Just hours ago, Manika Goel's mother died of COVID-19. Now, she is sat by her husband's side in a New Delhi hospital - where he is in a critical condition with the virus.
39-year-old Amit is wedged between three other patients in a hospital casualty ward.
One of many in India, the world's second most populous nation, that is totally overwhelmed with patients.
Goel, a software engineer, says she managed to find an oxygen cylinder for her husband.
But doctors say he needs a ventilator - and none can be found.
"He was admitted last night. We brought him at nine o'clock. My mom expired in the morning today because of lack of a ventilator, there was no ventilator, otherwise, she could have survived. Now again, he needs ventilator support. The doctor says we have two days. I have tried, I don't know, thousands of numbers across India - nobody is helping."
Thousands of Indians have been frantically searching for beds and life-saving oxygen for their sick relatives - even seeking help from social media apps and personal contacts.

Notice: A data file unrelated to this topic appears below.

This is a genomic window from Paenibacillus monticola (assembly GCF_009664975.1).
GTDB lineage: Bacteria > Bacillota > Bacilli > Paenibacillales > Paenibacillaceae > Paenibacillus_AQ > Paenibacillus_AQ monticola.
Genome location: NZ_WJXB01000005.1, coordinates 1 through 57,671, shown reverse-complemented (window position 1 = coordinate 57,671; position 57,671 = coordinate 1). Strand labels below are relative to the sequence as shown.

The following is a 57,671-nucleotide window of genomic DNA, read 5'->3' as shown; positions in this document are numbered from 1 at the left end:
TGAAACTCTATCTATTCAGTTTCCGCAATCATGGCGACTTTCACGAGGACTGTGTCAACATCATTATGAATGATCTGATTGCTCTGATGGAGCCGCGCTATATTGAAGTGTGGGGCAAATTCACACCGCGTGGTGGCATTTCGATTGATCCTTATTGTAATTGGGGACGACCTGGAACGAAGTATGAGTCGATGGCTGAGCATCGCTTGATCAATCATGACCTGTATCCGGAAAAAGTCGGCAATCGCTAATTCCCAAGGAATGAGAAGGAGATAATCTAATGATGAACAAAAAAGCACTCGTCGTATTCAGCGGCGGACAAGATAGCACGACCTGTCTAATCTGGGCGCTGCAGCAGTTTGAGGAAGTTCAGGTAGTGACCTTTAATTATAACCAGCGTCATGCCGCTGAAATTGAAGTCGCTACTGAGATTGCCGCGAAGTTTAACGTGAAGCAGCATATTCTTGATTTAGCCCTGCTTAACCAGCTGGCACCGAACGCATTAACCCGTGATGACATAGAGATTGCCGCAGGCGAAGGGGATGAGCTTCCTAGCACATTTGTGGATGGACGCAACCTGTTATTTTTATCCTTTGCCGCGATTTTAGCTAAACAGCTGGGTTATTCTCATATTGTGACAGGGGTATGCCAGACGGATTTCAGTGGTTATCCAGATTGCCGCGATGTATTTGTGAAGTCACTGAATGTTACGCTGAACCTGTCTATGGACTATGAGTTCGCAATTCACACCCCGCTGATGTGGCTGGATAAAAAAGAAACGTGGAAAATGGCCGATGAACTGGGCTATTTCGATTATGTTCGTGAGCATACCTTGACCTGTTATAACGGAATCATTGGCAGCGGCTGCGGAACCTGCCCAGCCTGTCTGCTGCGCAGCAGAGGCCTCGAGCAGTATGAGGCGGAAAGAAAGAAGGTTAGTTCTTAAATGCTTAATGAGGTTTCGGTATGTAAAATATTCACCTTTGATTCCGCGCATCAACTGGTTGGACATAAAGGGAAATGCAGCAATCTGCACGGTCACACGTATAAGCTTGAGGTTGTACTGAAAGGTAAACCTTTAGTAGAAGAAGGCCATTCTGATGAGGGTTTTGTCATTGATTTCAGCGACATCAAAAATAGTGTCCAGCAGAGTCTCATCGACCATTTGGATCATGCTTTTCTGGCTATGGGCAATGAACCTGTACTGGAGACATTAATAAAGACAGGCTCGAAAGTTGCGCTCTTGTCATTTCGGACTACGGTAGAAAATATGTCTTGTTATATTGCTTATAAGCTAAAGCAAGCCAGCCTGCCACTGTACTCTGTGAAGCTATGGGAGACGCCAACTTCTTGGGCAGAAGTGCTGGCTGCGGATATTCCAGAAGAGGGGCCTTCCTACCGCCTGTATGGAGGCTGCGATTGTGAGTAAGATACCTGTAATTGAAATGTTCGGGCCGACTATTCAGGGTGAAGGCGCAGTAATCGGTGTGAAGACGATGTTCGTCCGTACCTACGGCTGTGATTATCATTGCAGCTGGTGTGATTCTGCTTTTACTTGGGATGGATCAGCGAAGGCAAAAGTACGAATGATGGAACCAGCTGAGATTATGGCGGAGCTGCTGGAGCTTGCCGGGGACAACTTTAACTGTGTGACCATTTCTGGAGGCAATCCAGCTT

Hospital beds that do become available, especially in intensive care units, are snapped up in minutes.
The situation is dire.
The head of ICU at Holy Family Hospital, Dr. Sumit Ray, told Reuters some patients are dying on their way to hospital, because they are going from hospital to hospital, trying to find a bed.
"It is very bad. It is beyond bad actually. It is not a crisis, it is a devastatingly bad situation. That's how I can describe it. It's reached a point where crisis is a very mild word for it. At this point of time, we have patients, we are beyond our capacity in the ICU as you can see. We have put in beds, in stretchers between beds. We have run out of ventilators. We are using anaesthesia machines to ventilate patients. We have patients on the ward who are very sick and ideally should be in an ICU but we have no space for them."
India's total COVID-19 cases surpassed 18 million on Thursday, and the country has repeatedly broken records recently for the number of fatalities in a single day there.
Gravediggers are working around the clock to bury victims.
Hundreds have been cremated in makeshift pyres in parks and parking lots.
Meanwhile, Goel continues to feel helpless - and is worried about what she will tell her eight-year-old son if she has to return home without his father.